Gelder points to the North Dakota tribe, the Standing Rock Sioux, the people of Chief Sitting Bull, as a sign that we might be gaining a new respect for Creation. She states, “The vision and courage coming from the Native peoples gathered at Standing Rock are rippling out across the country. Natives and non-Natives are learning lessons about humility, nonviolent power, thinking about the seventh generation and about our ancestors, off-the-grid communities, and about protecting Mother Earth, one place at a time.” She continues, “Elsewhere too people see that progress cannot proceed at the expense of Mother Earth. Contaminate the water and the soil, and we poison ourselves. And we poison our own souls when we demean the animals who are our relatives. This wisdom, long part of the indigenous worldview, is permeating the broader society. Meanwhile, the people of Flint, Michigan, and other cities are stepping up the fight for clean, safe water. Movements led by Native people, farmers, and neighborhood leaders are fighting pipelines and fossil fuel infrastructure across the country.”

A second hopeful sign that Gelder points to is that we learned how to heal violence. “The water protectors at Standing Rock”, she says, “flipped the notion of what it means to be a courageous warrior. It is no longer about the capacity to inflict violence; being a warrior now means the courage to stand unarmed in the face of danger, to protect vulnerable people and places, and to be willing—as the veterans at Standing Rock said—to take a bullet to protect the sacred. Courage also means the willingness to apologize and forgive. Veterans and clergy alike made history at Standing Rock by apologizing for the role of the military and the church in the atrocities committed against Native peoples.”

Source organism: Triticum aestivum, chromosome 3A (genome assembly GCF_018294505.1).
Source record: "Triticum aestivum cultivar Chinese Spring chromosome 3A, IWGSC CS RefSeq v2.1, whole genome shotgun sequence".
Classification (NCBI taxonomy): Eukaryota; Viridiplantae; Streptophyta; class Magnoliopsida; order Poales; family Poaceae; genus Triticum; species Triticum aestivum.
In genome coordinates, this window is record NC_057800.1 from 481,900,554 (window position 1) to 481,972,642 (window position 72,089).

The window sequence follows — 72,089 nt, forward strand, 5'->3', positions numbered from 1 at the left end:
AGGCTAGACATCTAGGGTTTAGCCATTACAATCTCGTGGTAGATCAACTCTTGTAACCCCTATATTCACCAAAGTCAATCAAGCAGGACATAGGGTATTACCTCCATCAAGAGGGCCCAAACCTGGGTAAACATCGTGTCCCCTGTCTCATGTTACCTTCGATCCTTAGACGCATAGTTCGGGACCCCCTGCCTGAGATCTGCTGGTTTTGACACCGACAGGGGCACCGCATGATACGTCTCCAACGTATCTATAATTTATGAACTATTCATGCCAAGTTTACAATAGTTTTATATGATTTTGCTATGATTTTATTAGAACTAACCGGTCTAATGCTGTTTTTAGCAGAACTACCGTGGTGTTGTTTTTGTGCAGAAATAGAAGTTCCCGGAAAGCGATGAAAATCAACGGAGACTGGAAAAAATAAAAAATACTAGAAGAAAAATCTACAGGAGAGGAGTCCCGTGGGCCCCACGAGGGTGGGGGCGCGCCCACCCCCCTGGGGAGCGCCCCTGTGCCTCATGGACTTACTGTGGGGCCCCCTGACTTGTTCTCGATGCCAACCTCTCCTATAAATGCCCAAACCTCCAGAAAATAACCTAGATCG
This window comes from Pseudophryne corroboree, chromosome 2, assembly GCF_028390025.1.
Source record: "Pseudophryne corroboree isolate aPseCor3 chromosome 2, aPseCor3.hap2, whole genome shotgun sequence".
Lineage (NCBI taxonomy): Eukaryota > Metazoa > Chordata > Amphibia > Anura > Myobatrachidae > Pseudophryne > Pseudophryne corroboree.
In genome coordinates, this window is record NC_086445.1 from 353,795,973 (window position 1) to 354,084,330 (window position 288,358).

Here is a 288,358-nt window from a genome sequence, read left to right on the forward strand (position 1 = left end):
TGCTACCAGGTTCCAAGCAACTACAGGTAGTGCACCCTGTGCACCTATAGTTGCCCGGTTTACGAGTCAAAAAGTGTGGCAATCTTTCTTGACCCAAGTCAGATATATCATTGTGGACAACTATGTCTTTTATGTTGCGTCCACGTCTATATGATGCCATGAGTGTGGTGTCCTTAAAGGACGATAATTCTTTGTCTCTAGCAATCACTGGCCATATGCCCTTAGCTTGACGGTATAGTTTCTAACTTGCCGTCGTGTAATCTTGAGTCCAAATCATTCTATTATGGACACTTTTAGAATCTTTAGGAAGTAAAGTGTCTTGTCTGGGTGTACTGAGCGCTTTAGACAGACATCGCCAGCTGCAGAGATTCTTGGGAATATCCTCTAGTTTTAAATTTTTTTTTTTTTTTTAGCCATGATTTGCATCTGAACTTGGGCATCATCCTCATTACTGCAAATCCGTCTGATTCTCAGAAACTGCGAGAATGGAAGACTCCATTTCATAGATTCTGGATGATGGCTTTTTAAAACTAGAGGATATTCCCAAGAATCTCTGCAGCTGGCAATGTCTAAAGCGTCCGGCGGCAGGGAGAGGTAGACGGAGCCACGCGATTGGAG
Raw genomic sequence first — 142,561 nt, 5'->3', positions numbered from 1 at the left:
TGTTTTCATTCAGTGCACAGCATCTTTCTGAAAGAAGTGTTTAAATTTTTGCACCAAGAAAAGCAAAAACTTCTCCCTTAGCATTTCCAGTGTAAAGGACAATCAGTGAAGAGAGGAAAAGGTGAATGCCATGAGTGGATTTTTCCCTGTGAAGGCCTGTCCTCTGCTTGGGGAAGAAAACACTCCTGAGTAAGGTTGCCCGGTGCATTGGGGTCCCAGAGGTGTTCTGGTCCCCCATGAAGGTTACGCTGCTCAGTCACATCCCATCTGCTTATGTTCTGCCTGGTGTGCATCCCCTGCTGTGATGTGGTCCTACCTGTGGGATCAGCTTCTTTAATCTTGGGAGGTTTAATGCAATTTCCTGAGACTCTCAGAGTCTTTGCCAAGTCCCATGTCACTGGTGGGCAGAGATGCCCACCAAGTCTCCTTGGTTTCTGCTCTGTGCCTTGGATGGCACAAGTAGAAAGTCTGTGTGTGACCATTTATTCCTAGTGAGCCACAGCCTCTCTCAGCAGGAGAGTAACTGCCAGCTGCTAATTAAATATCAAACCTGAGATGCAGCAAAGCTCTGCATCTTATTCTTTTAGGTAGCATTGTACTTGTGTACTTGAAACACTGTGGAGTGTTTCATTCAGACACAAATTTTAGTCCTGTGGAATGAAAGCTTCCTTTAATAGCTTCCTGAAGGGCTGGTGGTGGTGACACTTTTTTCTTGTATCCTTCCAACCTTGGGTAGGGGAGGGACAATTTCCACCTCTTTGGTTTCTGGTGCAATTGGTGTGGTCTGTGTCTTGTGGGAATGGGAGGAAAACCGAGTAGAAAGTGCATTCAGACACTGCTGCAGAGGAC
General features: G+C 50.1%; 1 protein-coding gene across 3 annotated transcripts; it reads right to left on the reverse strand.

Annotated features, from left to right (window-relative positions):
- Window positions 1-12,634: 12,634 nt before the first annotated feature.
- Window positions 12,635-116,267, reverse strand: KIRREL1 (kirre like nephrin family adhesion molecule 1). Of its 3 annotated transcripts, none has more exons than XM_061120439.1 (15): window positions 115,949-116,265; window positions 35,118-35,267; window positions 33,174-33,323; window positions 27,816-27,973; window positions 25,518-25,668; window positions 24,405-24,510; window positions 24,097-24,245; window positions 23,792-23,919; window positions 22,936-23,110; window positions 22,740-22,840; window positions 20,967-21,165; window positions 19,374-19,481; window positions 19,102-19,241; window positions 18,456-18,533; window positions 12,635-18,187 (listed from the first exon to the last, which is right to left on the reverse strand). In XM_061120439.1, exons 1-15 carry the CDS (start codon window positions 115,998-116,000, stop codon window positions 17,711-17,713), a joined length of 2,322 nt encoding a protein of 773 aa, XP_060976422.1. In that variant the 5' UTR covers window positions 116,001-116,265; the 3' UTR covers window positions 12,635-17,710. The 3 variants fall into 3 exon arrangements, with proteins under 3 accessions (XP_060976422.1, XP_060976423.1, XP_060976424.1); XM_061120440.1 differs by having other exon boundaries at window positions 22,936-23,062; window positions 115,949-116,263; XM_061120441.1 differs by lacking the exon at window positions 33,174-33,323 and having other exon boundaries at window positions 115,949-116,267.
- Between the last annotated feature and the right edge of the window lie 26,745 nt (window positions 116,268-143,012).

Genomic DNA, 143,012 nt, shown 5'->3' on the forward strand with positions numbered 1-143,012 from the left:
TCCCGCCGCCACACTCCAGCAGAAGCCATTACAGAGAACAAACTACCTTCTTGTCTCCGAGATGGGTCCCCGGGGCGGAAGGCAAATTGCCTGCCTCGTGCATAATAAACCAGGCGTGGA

And a third sign of hope this year is that we acknowledged the leadership of people of color. “Black Lives Matter continued to force onto the national agenda the issue of police shootings of people of color and, more generally, the continued issues around White, male, straight, cis-gendered violence and exclusion.”

Fourth, the country, though very divided embraced a presidential campaign based on economic justice. The surprising strength of Sanders’ insurgent presidential campaign showed the passion of many Americans for authentic economic populism. By filling stadiums with tens of thousands, raising millions with average contributions of $27, and mounting a powerful campaign Sanders showed that the grip of the oligarchy can be challenged.

And perhaps the most hopeful sign of all, what all of these movements have in common is that they are grassroots efforts. People did not stand idly by and depend on leaders to fix problematic issues. Young people, common people, people of color, minorities long ignored came forward and demonstrated that long held values, though probably for too long dormant in our culture still hold power and can influence decisions and propel action.  These movements, these signs of hope can be an impetus for us. We needn’t stand idly by, feeling powerless as we see and hear upsetting things in our world.  We can be signs of hope for each other.  We can support each other by pointing to what is good, kind, loving, and generous around us and working to make a difference in our little corner of the world.

Today we celebrate the beginning of a new year.  In Revelations we read, “See, I am making all things new.” and “See, the home of God is among mortals.” These are words of hope. Let us support each other this coming year by highlighting other the signs of God among us mortals and by being those signs of hope.